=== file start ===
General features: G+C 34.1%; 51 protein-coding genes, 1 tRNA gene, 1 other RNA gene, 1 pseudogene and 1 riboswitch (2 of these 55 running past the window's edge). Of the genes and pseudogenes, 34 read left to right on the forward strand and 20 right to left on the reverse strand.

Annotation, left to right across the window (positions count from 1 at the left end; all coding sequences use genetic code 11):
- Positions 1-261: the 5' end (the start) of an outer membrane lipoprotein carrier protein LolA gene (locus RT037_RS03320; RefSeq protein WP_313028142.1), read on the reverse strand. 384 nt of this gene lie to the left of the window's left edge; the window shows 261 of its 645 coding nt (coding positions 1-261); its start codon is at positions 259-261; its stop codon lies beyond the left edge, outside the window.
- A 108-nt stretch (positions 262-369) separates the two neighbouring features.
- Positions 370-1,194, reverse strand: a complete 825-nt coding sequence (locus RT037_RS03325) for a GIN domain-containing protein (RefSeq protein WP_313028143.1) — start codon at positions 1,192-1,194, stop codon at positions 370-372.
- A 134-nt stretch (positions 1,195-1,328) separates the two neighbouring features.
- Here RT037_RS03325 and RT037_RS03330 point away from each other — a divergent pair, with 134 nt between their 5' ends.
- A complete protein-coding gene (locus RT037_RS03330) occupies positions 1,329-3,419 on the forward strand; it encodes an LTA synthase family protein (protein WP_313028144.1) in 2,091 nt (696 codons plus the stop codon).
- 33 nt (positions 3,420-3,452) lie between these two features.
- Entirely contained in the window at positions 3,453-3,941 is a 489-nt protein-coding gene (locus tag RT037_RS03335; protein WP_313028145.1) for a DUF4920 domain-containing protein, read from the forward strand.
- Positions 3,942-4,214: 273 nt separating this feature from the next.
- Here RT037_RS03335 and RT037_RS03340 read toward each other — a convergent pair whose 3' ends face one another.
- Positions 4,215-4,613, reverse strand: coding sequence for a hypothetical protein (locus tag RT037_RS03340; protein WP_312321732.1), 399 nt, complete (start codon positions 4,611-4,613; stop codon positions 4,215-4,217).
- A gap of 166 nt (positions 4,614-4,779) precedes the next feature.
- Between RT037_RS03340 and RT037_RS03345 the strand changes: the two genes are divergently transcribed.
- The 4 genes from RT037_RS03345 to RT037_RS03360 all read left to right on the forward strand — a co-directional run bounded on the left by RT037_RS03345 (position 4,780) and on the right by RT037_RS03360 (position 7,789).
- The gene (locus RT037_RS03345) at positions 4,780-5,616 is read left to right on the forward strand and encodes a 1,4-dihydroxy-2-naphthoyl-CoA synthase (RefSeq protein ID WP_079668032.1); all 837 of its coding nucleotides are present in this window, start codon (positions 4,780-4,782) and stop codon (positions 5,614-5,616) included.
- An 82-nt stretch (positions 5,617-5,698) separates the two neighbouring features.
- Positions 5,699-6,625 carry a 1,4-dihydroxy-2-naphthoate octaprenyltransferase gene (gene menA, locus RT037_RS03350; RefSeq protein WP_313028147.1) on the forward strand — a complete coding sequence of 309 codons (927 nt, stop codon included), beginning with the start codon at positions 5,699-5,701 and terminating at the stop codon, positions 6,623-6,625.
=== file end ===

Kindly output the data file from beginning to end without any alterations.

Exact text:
General features: G+C 34.1%; 51 protein-coding genes, 1 tRNA gene, 1 other RNA gene, 1 pseudogene and 1 riboswitch (2 of these 55 running past the window's edge). Of the genes and pseudogenes, 34 read left to right on the forward strand and 20 right to left on the reverse strand.

Annotation, left to right across the window (positions count from 1 at the left end; all coding sequences use genetic code 11):
- Positions 1-261: the 5' end (the start) of an outer membrane lipoprotein carrier protein LolA gene (locus RT037_RS03320; RefSeq protein WP_313028142.1), read on the reverse strand. 384 nt of this gene lie to the left of the window's left edge; the window shows 261 of its 645 coding nt (coding positions 1-261); its start codon is at positions 259-261; its stop codon lies beyond the left edge, outside the window.
- A 108-nt stretch (positions 262-369) separates the two neighbouring features.
- Positions 370-1,194, reverse strand: a complete 825-nt coding sequence (locus RT037_RS03325) for a GIN domain-containing protein (RefSeq protein WP_313028143.1) — start codon at positions 1,192-1,194, stop codon at positions 370-372.
- A 134-nt stretch (positions 1,195-1,328) separates the two neighbouring features.
- Here RT037_RS03325 and RT037_RS03330 point away from each other — a divergent pair, with 134 nt between their 5' ends.
- A complete protein-coding gene (locus RT037_RS03330) occupies positions 1,329-3,419 on the forward strand; it encodes an LTA synthase family protein (protein WP_313028144.1) in 2,091 nt (696 codons plus the stop codon).
- 33 nt (positions 3,420-3,452) lie between these two features.
- Entirely contained in the window at positions 3,453-3,941 is a 489-nt protein-coding gene (locus tag RT037_RS03335; protein WP_313028145.1) for a DUF4920 domain-containing protein, read from the forward strand.
- Positions 3,942-4,214: 273 nt separating this feature from the next.
- Here RT037_RS03335 and RT037_RS03340 read toward each other — a convergent pair whose 3' ends face one another.
- Positions 4,215-4,613, reverse strand: coding sequence for a hypothetical protein (locus tag RT037_RS03340; protein WP_312321732.1), 399 nt, complete (start codon positions 4,611-4,613; stop codon positions 4,215-4,217).
- A gap of 166 nt (positions 4,614-4,779) precedes the next feature.
- Between RT037_RS03340 and RT037_RS03345 the strand changes: the two genes are divergently transcribed.
- The 4 genes from RT037_RS03345 to RT037_RS03360 all read left to right on the forward strand — a co-directional run bounded on the left by RT037_RS03345 (position 4,780) and on the right by RT037_RS03360 (position 7,789).
- The gene (locus RT037_RS03345) at positions 4,780-5,616 is read left to right on the forward strand and encodes a 1,4-dihydroxy-2-naphthoyl-CoA synthase (RefSeq protein ID WP_079668032.1); all 837 of its coding nucleotides are present in this window, start codon (positions 4,780-4,782) and stop codon (positions 5,614-5,616) included.
- An 82-nt stretch (positions 5,617-5,698) separates the two neighbouring features.
- Positions 5,699-6,625 carry a 1,4-dihydroxy-2-naphthoate octaprenyltransferase gene (gene menA, locus RT037_RS03350; RefSeq protein WP_313028147.1) on the forward strand — a complete coding sequence of 309 codons (927 nt, stop codon included), beginning with the start codon at positions 5,699-5,701 and terminating at the stop codon, positions 6,623-6,625.